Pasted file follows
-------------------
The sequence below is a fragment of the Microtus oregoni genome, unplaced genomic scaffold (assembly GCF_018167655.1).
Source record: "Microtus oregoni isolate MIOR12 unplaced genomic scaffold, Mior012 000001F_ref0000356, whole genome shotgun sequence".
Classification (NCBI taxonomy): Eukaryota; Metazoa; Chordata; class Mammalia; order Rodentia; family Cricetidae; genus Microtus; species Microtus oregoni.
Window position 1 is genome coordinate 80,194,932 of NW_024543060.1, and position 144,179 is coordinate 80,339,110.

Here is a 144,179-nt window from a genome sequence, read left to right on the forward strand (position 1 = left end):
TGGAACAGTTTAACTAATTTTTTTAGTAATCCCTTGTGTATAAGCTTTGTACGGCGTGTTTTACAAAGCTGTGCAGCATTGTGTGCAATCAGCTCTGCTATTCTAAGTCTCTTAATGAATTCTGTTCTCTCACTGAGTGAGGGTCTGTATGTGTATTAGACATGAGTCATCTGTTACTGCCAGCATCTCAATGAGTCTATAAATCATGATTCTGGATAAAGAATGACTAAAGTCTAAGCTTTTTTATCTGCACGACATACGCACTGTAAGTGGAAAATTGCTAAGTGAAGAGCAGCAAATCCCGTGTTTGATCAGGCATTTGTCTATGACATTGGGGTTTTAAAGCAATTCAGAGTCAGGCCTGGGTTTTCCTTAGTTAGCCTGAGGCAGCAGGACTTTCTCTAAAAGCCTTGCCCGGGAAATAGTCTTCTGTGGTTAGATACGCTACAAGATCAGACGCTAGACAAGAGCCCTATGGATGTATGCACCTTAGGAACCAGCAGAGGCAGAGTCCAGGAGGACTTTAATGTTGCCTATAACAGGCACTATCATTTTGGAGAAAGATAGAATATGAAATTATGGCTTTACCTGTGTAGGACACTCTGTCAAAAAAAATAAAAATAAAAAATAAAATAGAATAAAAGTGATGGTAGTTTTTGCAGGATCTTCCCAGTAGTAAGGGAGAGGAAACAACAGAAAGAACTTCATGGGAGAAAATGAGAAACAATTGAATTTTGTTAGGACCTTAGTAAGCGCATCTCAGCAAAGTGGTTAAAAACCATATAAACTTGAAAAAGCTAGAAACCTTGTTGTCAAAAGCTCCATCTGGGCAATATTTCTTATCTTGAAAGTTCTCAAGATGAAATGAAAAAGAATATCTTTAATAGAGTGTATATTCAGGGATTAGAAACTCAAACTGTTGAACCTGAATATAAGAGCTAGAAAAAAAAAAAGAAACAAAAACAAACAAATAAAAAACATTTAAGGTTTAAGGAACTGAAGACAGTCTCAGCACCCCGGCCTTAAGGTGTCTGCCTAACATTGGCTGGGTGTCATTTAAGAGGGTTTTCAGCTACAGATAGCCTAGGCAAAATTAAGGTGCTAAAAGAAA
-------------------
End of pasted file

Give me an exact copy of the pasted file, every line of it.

The sequence below is a fragment of the Microtus oregoni genome, unplaced genomic scaffold (assembly GCF_018167655.1).
Source record: "Microtus oregoni isolate MIOR12 unplaced genomic scaffold, Mior012 000001F_ref0000356, whole genome shotgun sequence".
Classification (NCBI taxonomy): Eukaryota; Metazoa; Chordata; class Mammalia; order Rodentia; family Cricetidae; genus Microtus; species Microtus oregoni.
Window position 1 is genome coordinate 80,194,932 of NW_024543060.1, and position 144,179 is coordinate 80,339,110.

Here is a 144,179-nt window from a genome sequence, read left to right on the forward strand (position 1 = left end):
TGGAACAGTTTAACTAATTTTTTTAGTAATCCCTTGTGTATAAGCTTTGTACGGCGTGTTTTACAAAGCTGTGCAGCATTGTGTGCAATCAGCTCTGCTATTCTAAGTCTCTTAATGAATTCTGTTCTCTCACTGAGTGAGGGTCTGTATGTGTATTAGACATGAGTCATCTGTTACTGCCAGCATCTCAATGAGTCTATAAATCATGATTCTGGATAAAGAATGACTAAAGTCTAAGCTTTTTTATCTGCACGACATACGCACTGTAAGTGGAAAATTGCTAAGTGAAGAGCAGCAAATCCCGTGTTTGATCAGGCATTTGTCTATGACATTGGGGTTTTAAAGCAATTCAGAGTCAGGCCTGGGTTTTCCTTAGTTAGCCTGAGGCAGCAGGACTTTCTCTAAAAGCCTTGCCCGGGAAATAGTCTTCTGTGGTTAGATACGCTACAAGATCAGACGCTAGACAAGAGCCCTATGGATGTATGCACCTTAGGAACCAGCAGAGGCAGAGTCCAGGAGGACTTTAATGTTGCCTATAACAGGCACTATCATTTTGGAGAAAGATAGAATATGAAATTATGGCTTTACCTGTGTAGGACACTCTGTCAAAAAAAATAAAAATAAAAAATAAAATAGAATAAAAGTGATGGTAGTTTTTGCAGGATCTTCCCAGTAGTAAGGGAGAGGAAACAACAGAAAGAACTTCATGGGAGAAAATGAGAAACAATTGAATTTTGTTAGGACCTTAGTAAGCGCATCTCAGCAAAGTGGTTAAAAACCATATAAACTTGAAAAAGCTAGAAACCTTGTTGTCAAAAGCTCCATCTGGGCAATATTTCTTATCTTGAAAGTTCTCAAGATGAAATGAAAAAGAATATCTTTAATAGAGTGTATATTCAGGGATTAGAAACTCAAACTGTTGAACCTGAATATAAGAGCTAGAAAAAAAAAAAGAAACAAAAACAAACAAATAAAAAACATTTAAGGTTTAAGGAACTGAAGACAGTCTCAGCACCCCGGCCTTAAGGTGTCTGCCTAACATTGGCTGGGTGTCATTTAAGAGGGTTTTCAGCTACAGATAGCCTAGGCAAAATTAAGGTGCTAAAAGAAA